or Purchase at the Box
FRIDAY NIGHT - AUGUST 25THMan-Up Night
Wear purple and to for public awareness of Domestic Violence. All proceeds go to the YWCA.
SATURDAY NIGHT - AUGUST 26TH
Tough Enough to Wear Pink NightWear pink to create awareness of Breast Cancer.
All proceeds are donated to a local breast cancer non-profit.
Bareback Riding – Sponsored by West Hills Chrysler-Jeep-Dodge-RamEach competitor climbs onto a horse, which is held in a small pipe or wooden enclosure called a bucking chute. When the rider is ready, the gate of the bucking chute is opened and the horse bursts out and begins to buck. The rider attempts to stay on the horse for eight seconds without touching the horse with his free hand. On the first jump out of the chute, the rider must "mark the horse out." This means he must have the heels of his boots in contact with the horse above the point of the shoulders before the horse's front legs hit the ground. A rider that manages to complete a ride is scored on a scale of 0-50 and the horse is also scored on a scale of 0-50. Scores in the 80s are very good, and in the 90s, are exceptional. A horse who bucks in a spectacular and effective manner will score more points than a horse who bucks in a straight line with no significant changes of direction.Steer Wrestling - also known as bull dogging - Sponsored by Allen Shearer
Rules of steer wrestling include: The bulldogger's horse must not break the rope barrier in front of it at the beginning of a run, but must wait for the animal escaping from the adjacent chute to release the rope. Breaking the rope barrier early adds a 10 second penalty to the bulldogger's time. If the steer stumbles or falls before the bulldogger brings it down, he must either wait for it to rise or help it up before wrestling it to the ground. If the bulldogger completely misses the steer on his way down, he will receive a "no time".Typical professional times will be in the range of 3.0 to 10 seconds from the gates opening to the waving of the flag. The steers used today are generally
Corriente cattle or longhorns, which weigh between 450–650 pounds, and the human steer wrestlers typically weigh 180–300 pounds.Team Roping - Sponsored by Pickett PropertiesTeam roping also known as
heeling is a
rodeo event that features
steer (typically a
Corriente) and two
mounted riders. The first roper is referred to as the "header", the person who ropes the front of the steer, usually around the horns, but it is also legal for the rope to go around the neck, or go around one horn and the nose resulting in what they call a "half head". Once the steer is caught by one of the three legal head catches, the header must dally (wrap the rope around the rubber covered saddle horn) and use his horse to turn the steer to the left. The second is the "heeler", who ropes the steer by its hind feet after the "header" has turned the steer, with a five second penalty assessed to the end time if only one leg is caught. Team roping is the only rodeo event where men and women compete equally together in professionally sanctioned competition, in both single-gender or mixed-gender teams.Headers - Cowboys who rope the steer's head / Heelers - Cowboys who rope the steer's hind feetSaddle Bronc Riding - Sponsored by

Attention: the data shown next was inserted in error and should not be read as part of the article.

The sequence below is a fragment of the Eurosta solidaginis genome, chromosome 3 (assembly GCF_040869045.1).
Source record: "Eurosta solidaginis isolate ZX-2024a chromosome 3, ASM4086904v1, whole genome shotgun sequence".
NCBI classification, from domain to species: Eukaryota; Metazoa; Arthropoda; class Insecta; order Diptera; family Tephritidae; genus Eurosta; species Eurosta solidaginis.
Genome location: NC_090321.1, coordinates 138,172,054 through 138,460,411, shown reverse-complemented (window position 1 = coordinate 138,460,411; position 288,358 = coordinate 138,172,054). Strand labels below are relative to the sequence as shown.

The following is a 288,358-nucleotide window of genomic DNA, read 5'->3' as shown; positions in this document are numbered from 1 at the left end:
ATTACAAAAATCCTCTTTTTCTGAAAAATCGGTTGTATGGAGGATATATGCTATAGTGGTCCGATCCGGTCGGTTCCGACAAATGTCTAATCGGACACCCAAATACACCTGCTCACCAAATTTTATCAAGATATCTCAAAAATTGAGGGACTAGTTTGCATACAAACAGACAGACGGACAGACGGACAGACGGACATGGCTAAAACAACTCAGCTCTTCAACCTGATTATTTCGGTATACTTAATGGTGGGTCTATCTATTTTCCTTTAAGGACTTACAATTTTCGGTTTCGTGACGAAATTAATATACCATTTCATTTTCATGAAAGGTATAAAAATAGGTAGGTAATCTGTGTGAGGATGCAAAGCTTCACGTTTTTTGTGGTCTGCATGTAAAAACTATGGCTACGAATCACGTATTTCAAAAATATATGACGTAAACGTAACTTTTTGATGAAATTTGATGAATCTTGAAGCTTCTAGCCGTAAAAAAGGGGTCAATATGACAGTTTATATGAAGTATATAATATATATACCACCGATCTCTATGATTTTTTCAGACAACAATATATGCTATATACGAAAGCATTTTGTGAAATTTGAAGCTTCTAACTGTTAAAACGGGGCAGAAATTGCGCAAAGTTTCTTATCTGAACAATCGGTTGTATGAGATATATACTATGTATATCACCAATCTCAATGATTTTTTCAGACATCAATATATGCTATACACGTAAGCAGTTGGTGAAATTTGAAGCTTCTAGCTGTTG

Bronc riding, either
saddle bronc competition, is a
rodeo event that involves a rodeo participant riding on a
horse (sometimes called a
bronco), that attempts to throw or
buck off the rider. Originally based on the necessary
horse breaking skills of a working cowboy, the event is now a highly stylized competition that utilizes horses that often are specially bred for strength, agility, and bucking ability.Tie-Down Roping - also known as calf roping - Sponsored by Budget RooterCalf roping, also known as tie-down roping, is a
rodeo event that features a
calf and a
rider mounted on a
horse. The goal of this timed event is for the rider to catch the
calf by throwing a loop of rope from a
lariat around its neck, dismount from the horse, run to the calf, and restrain it by tying three legs together, in as short a time as possible.Barrel Racing - Local Racing - Sponsored by Oien ConstructionBarrel racing is a
rodeo event in which a horse and rider attempt to complete a cloverleaf pattern around preset
barrels in the fastest time. Though both boys and girls compete at the youth level and men compete in some amateur venues and jackpots, in collegiate and professional ranks, it is primarily a rodeo event for women. It combines the horse's athletic ability and the horsemanship skills of a rider in order to safely and successfully maneuver a horse in a pattern around three barrels (typically three fifty-five gallon metal or plastic drums) placed in a triangle in the center of an arena.Bull Riding - Sponsored by Stokes AuctionBull riding refers to
rodeo sports that involve a rider getting on a large
bull and attempting to stay mounted while the animal attempts to
buck off the rider.In the American tradition the rider must stay atop the bucking bull for eight seconds. The rider tightly fastens one hand to the bull with a long braided rope. It is a risky sport and has been called "the most dangerous eight seconds in sports."
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EVERYDAYChildren 5 & Under FREE!
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